Play-calling is tricky mix

NFL: Even experts in the field know it takes more than intuition to make their best-laid plans gain yardage.

November 02, 2003|By Ken Murray | Ken Murray,SUN STAFF

Bill Walsh liked to be free-wheeling and loose when he called plays in the NFL some 15 years ago. Jim Fassel constantly looks for a rhythm in his play calls with the New York Giants. And Norv Turner knows that even the best call can become a ghastly mistake if execution isn't behind it.

Play-calling in the NFL is a tricky mix of planning, execution, intuition and a fair amount of good fortune.

"The beauty of it, with all the analysts, is that people forget it is a game," said Turner, the offensive coordinator of the Miami Dolphins. "There is human error and there are players out there who actually have a lot of control in what's happening."

Players catch touchdown passes, but head coaches and offensive coordinators who call plays generally catch only heat. The paradox of play-calling is that you can be right - and wrong - on the same play.

You can make the perfect call to exploit vulnerability in the secondary and have it backfire with a missed block or a tipped pass.

"It's all how the play comes out," said Fassel, the Giants' head coach who sparked an offensive resurgence last season when he assumed play-calling duties at midseason.

The difference between a good call and a bad one can come down to luck. But the difference between a cutting-edge play-caller and a guy who just calls plays is in the mind and the imagination.

"I just think it's a matter of talent," said Walsh, a Hall of Fame coach with the San Francisco 49ers. "Some people play the piano better than others.

"Those who give it time, who are more free-wheeling and free thinkers, are generally those who are more successful. Those who are concerned only with information gathering and statistics are not as successful."

Walsh's legacy extends beyond the three Super Bowls he won with the 49ers. He also introduced the West Coast offense, with its short passing game, and popularized the offensive script that virtually all NFL coaches use in some form today.

The script came out of his relationship with legendary coach Paul Brown in the early 1970s, when Walsh coached quarterbacks and wide receivers with the Cincinnati Bengals.

"We called all the plays in those days and he'd say, `What [opening plays] do you have?' every week," Walsh said. "I'd give him four plays, and he'd say, `That's good' or `Think about this.'"

Walsh expanded the list to 10 plays in Cincinnati, then 20 when he joined the San Diego Chargers' staff and finally 25 when he coached the 49ers.

He developed the strategy for tactical reasons - exploring coverages and setting up plays - and for the calming benefits it had on his own team.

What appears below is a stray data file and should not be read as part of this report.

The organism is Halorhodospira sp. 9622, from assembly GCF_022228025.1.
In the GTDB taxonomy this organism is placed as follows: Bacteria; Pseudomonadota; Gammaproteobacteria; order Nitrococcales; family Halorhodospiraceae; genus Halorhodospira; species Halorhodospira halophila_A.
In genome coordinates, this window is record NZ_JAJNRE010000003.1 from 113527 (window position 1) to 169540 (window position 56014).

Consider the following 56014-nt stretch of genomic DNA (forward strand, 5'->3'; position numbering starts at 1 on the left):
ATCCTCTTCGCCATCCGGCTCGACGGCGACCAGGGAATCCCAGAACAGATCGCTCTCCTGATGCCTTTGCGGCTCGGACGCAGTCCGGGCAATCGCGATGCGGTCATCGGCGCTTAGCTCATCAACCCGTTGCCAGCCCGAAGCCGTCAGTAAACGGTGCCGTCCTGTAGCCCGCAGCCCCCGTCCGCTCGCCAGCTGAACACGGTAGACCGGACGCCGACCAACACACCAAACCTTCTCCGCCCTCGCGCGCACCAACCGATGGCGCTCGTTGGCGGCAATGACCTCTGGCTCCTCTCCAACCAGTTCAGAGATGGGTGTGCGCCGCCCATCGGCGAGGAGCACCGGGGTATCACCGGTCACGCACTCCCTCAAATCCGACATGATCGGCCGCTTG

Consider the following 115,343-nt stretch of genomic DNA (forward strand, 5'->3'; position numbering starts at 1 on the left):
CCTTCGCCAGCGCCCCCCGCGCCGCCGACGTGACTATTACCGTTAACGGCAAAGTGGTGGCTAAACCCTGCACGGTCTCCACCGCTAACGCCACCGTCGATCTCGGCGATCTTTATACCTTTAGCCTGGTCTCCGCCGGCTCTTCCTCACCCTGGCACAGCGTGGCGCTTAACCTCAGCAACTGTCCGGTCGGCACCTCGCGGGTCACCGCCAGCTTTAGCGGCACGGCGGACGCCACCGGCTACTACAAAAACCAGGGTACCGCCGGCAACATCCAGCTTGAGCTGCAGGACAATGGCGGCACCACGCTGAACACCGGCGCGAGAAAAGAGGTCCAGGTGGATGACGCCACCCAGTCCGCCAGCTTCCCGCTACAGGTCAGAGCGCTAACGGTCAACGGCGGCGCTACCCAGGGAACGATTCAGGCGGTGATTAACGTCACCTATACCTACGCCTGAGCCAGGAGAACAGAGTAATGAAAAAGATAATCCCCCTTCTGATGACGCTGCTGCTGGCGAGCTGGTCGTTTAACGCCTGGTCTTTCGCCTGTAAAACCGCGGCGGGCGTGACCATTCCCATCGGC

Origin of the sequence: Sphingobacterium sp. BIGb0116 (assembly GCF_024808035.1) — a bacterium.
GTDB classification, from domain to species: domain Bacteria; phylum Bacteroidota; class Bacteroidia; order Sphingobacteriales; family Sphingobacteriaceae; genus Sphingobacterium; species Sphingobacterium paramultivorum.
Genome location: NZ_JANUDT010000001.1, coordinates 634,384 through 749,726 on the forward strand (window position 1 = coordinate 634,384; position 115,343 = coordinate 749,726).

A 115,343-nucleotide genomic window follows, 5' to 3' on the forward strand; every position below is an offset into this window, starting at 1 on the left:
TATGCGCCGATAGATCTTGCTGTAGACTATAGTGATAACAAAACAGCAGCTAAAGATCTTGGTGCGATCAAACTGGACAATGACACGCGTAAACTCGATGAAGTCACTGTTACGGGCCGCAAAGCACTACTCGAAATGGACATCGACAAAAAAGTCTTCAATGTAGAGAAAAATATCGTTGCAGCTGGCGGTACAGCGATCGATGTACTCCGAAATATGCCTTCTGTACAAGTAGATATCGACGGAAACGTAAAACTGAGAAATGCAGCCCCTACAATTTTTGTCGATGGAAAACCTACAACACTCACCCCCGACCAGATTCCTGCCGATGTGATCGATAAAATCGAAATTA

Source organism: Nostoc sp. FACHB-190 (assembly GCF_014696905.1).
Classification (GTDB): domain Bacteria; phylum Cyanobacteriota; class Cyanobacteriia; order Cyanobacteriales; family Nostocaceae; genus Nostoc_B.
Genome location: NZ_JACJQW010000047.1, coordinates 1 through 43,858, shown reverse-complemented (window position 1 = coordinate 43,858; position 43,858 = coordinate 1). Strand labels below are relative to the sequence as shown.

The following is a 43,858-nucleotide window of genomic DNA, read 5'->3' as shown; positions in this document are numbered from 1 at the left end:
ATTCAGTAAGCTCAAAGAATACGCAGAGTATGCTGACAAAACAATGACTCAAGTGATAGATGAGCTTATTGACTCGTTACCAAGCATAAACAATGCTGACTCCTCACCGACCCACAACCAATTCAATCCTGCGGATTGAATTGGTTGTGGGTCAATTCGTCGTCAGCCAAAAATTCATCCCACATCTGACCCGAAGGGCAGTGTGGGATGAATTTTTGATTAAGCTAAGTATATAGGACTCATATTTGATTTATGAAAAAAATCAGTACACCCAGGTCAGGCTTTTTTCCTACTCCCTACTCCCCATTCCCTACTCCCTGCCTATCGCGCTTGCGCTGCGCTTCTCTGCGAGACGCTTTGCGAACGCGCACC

"Players really appreciated the night before the game knowing how the game would start the next day," he said. "It was much better to make the plan on Wednesday and use it rather than wait and have to make up those [plays] on the sideline."

It's a comfort zone that Fassel creates with the Giants, as well.

"To me, the most important thing is it gets the players into the rhythm of the game and lets them know what they can do," he said. "I want to set tempo."

Whereas Walsh had more than 10 categories (like third-and-over-10, second-and-five) to pick from, Fassel chooses 12 plays and will vary the selection, based on the situation and what is clicking early.

But much of play-calling is based on the feel a coach gets as he works through the game. Turner cultivated a reputation as a top play-caller as a coordinator with the Dallas Cowboys and into his seven-year reign as head coach with the Washington Redskins. He uses his script to probe for tendencies.

"What we try to do is get a feel for what they [the opponents] are doing, when they are doing it and what their plan is," Turner said. "Then we adjust to that."

For Turner, the process starts with understanding his own players' strengths and weaknesses.

"The mistake some people make is they see someone else run something and say, `Let's put that in our game,'" Turner said. "But it doesn't fit their guys. You want to give your players the chance to do what they do best; that's the best chance you have."

Fassel agrees. Plays have to accommodate the talent of the people running them, starting with the quarterback.

"That's the essence of setting the game plan," he said. "If you get out of doing that, it's bad coaching.

"There are guys who pull plays off the sheet and copy plays from other teams and at the end of the game, you say, `What were you trying to do?' There wasn't a theme. I think the good play-callers know their personnel, know who the defense is and the circumstances of the game, then can adapt to changes in the game."

After Fassel assumed play-calling duties from former offensive coordinator Sean Payton last season, the Giants scored 26 touchdowns in their final nine games and reached the playoffs. Fassel wanted quicker throws and better pass protections for quarterback Kerry Collins, who was getting battered early in the year.

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